Rufus and Angel were chosen by the US Fish and Wildlife Service to live in Asheville as a breeding pair. They had two litters – one in 2004 with five puppies, and one in 2009 of one puppy. Mayo was the 2009 puppy, and she lives here still as our next generation breeding female. Just this January, Mayo was introduced to Phoenix, who we hoped would become the father of a new generation.

Red wolves selected as breeding pairs are chosen to increase genetic diversity in the population, and to adhere as closely as possible to the pure red wolf strain. In the past, due to dramatically decreased populations, there was some natural hybridization between red wolves and coyotes. It is these hybrid genes conservationalists are working to breed out of the species. The foundation stock for today's red wolf population came from just fourteen pure red wolf individuals.

On May 9, Mayo gave birth to four puppies, a cause for celebration at the Nature Center! These four pups (two males and two females) contribute not only to the numerical population of red wolves in the world but also to the gene pool. Hopefully these pups will someday have their own litters, and the descendants of Angel, Rufus, Mayo, and Phoenix may someday be in the wild. On August 1, the whole family moved onto exhibit where the public can now watch the pups grow.

In some ways, red wolves resemble the coyote more than their cousins the gray wolves. They are lean and slender, with short reddish coats and large ears. Their coloration varies from coppery red to dusky gray to dark brown, but the cream markings on the face and legs make them distinct. These beautiful animals were once native to most of the southeast United States, but the only wild population left in the world is in Alligator River National Wildlife Refuge on the coast of North Carolina.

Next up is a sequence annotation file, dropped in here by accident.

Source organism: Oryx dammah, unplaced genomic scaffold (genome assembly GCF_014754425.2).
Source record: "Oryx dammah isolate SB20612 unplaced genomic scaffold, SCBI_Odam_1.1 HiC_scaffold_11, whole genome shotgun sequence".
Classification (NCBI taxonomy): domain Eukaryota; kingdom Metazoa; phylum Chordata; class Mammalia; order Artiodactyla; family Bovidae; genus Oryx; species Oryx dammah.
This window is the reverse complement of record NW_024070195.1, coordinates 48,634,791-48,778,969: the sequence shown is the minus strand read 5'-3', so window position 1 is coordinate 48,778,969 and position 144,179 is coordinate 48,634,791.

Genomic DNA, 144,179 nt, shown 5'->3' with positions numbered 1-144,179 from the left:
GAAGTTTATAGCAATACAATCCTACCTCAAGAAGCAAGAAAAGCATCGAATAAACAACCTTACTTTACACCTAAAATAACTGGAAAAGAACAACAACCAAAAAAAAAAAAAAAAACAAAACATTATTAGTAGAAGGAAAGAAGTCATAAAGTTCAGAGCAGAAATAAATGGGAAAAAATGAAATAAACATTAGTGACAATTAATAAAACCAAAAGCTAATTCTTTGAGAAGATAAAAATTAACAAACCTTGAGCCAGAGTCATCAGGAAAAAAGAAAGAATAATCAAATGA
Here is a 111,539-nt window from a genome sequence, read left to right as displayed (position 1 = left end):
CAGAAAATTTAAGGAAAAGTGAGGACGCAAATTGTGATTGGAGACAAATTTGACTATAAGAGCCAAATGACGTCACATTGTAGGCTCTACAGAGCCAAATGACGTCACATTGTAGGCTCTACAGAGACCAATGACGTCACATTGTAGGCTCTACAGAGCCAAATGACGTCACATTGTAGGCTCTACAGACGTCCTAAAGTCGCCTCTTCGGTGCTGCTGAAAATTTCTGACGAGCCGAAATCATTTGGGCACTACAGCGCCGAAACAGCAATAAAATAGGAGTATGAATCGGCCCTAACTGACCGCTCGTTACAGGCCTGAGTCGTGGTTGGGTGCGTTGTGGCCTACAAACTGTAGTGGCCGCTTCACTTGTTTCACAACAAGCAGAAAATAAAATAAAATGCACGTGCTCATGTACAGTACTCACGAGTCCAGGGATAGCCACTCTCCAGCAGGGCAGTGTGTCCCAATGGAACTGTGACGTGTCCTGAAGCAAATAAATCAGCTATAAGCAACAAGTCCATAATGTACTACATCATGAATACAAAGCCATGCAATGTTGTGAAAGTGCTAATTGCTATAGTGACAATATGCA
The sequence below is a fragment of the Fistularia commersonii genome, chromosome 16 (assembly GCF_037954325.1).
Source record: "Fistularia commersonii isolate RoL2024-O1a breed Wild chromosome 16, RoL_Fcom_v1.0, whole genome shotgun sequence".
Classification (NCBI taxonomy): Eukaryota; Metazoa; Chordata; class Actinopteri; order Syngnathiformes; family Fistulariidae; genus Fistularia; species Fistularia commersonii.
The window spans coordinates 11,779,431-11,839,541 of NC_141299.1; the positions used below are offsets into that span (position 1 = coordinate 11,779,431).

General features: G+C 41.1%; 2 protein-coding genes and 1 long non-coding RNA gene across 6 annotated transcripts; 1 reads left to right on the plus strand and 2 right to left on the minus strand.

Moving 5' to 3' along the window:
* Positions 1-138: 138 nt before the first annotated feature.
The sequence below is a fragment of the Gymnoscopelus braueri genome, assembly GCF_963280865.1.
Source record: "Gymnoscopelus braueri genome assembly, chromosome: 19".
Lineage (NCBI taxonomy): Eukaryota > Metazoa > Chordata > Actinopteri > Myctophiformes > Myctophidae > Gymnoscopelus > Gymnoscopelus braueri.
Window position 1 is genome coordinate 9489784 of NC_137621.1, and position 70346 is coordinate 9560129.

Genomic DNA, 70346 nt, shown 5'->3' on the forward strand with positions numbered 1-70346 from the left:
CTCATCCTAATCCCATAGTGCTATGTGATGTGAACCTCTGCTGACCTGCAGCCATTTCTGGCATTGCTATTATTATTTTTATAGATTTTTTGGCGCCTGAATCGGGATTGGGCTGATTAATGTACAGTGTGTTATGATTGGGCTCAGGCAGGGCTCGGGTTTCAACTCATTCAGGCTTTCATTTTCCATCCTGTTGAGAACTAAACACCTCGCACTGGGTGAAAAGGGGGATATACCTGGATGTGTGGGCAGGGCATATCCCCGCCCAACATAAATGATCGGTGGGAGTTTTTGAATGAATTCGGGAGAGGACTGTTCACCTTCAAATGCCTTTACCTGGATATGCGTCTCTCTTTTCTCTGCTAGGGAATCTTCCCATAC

Just like gray wolves, red wolves live and hunt in packs. These packs have a dominant breeding pair, and usually a few other individuals who may be previous litters or subordinate adults. Red wolves are carnivores, and their diet consists of a wide variety of prey – from mice and voles to deer and elk killed by the pack.

The mythology of the wolf often works against it, though most associate lore about ‘big and bad’ wolves with the larger gray wolf. Still, it a struggle against mythos and legend for the red wolf as well. Red wolves are shy creatures, just like the gray wolf, and vital components of a healthy ecosystem in their role as apex predators. Reintroducing the red wolf to its native habitat would not be a danger to human residents, but a boon to the environment. It is the hope of the WNC Nature Center and the Fish and Wildlife Service that one day red wolves will once again be found in the wilderness of western North Carolina. Until then, you have a chance to meet one of these critically endangered canines right here at the Nature Center.